2014 Early Summer Wild Foods


Heritage Wildcrafter

Oklahoma Wildcrafting



We have picked about 2 quarts of blackberries so far. I picked about 1/2 gallon of sand plums and more should be ready in the next few days.


I have got dewberries, blackberries not ready yet, cattail pollen flour. Made elderberry syrup, got bergamont, dock seeds and more 🙂


I thought I would share what I have been finding. We have gathered blackberries from a close blackberry patch. Tons of dock seeds. I was able to pick plantain and sand plums yesterday as well and will get more tomorrow. Goldenrod is getting close, too. I am excited. I can also see little soap berries on trees when I drive by. I found a good-sized area of trees I can get them from this year. Excited.


was bit by an assassin bug and I looked up what to use and found out that plantain is good for that. So, I went out and picked some and pressed it with my fingers until it was wet and put it on his bite and placed a band-aid on it to keep it there and a few hours later, the pain and swelling were gone. There is a lot of plantain where I picked the sand plums, so I picked some of that, too. I am in the process of making an oil with yarrow now to make a salve. I have some already and use it for things, but I want to make a salve with it. I plan on doing the same with the plantain. I am excited. This year is the first year we have really known more about this type of thing to where we can use it and I also have a big garden to accompany it.

I love learning new things.



Also called “Orange Mildweed” in addition to the two you mentioned. That’s what my grandmother called it. She ate it when it was very young and steamed it. The seed pods can be eaten also… best boiled in a stew. She used it mostly for bronchitis as a medicinal. You know that deep cough that feels like your whole chest is swollen sort of feeling?




I looked it up though, to check on something as it is blooming at summer’s end… Asclepias tuberosa, and found this interesting tidbit…

“The identified active compounds in milkweeds include a potent class of chemicals known as cardiac glycosides.  It is these chemicals that are utilized by the Monarch Butterfly caterpillars for their own protection.  As they eat milkweed they store the cardiac glycosides in their exoskeleton, making themselves toxic to predators such as birds.”



Also, you don’t want to mix it up with Fewflower Milkweed, Asclepias lanceolata (while you probably won’t find it here in Oklahoma too readily and it likes wetter places than Pleurisy Root which grows in really dry conditions). It is very similar, but you don’t want to eat it without more thorough preparation. When you break a stem on Pleurisy root, it is not milky and the stem is hairy. Fewflower milkweed is milky and not hairy. It also has fewer flowers in total (hence the name)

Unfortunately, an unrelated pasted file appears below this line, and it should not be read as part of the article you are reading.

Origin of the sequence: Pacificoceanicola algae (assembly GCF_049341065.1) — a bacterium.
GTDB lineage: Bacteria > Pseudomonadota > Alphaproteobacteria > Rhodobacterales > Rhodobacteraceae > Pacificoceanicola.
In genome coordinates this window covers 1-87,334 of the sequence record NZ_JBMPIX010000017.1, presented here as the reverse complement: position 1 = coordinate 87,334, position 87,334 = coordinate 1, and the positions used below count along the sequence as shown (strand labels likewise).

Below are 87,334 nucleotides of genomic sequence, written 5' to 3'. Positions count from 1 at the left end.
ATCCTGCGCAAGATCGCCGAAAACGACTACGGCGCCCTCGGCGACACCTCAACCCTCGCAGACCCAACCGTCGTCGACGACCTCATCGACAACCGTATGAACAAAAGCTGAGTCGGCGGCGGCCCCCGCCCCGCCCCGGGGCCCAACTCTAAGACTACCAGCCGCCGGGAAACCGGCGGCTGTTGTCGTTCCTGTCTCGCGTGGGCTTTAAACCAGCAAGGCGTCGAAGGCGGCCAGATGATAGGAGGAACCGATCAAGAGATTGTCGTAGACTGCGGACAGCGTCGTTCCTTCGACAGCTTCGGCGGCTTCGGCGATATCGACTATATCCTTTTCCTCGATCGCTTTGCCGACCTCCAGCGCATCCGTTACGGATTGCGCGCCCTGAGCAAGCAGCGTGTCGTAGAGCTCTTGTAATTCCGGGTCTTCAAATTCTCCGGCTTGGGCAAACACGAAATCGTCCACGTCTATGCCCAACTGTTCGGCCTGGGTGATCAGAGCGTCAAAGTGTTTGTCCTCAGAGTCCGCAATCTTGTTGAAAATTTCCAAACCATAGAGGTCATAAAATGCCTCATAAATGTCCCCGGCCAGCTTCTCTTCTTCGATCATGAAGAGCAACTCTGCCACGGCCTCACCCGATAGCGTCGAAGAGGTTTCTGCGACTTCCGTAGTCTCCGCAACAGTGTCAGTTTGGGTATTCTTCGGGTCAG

Even Pleurisy root in large quantities is used as a purgative. It won’t make you “sick” but it will make you throw up (especially leaf tea). For medicine, tea is made from the root.

Hope that helps 🙂



 I have been seeing it all over. I asked an organic gardener what it was one time and she said it was butterfly weed. So, now I know what it looks like. I will have to gather some tomorrow when I am there because that is where I see a lot of it, on their property.

There are a lot of things that say it does not bloom until the end of summer, but I have seen them now.



yes. that is the common name here. My Grandmother used the root for painful breathing, chest colds, bronchitis and pneumonia. She only used the second year root, you will need to mark your plant as it is dug in the fall. It is not advised for the beginner to mess with this unless you have extensive knowledge or have been taught how to use it. I do not recommend eating the seed pod and only the young plant sparingly.  I have limited my use this year so I may share with the monarchs.




Here is the thing with some things my grandmother used, I was not allowed to until I knew everything she taught me, mostly on her time table. I see people just jump in with both feet and go full speed and end up in a wreck. I will tell you pleurisy root is not used on children in my world. We had much better ways for children and safer.  I have detected a little bit of a attitude from some who think I should just teach them everything in a month or so, it does not work that way in my world.



Foraging Web Site may be found at,

This list is for educational purposes only.  Any decision to ingest or use anything you read about on this list is done so at your own risk.

To add to caution, Pleurisy root… not for pregnant or nursing moms… forgot to mention that.



  1. […] 2014 Early Summer Wild Foods […]

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    Submitted on 2014/06/30 at 11:55 pm


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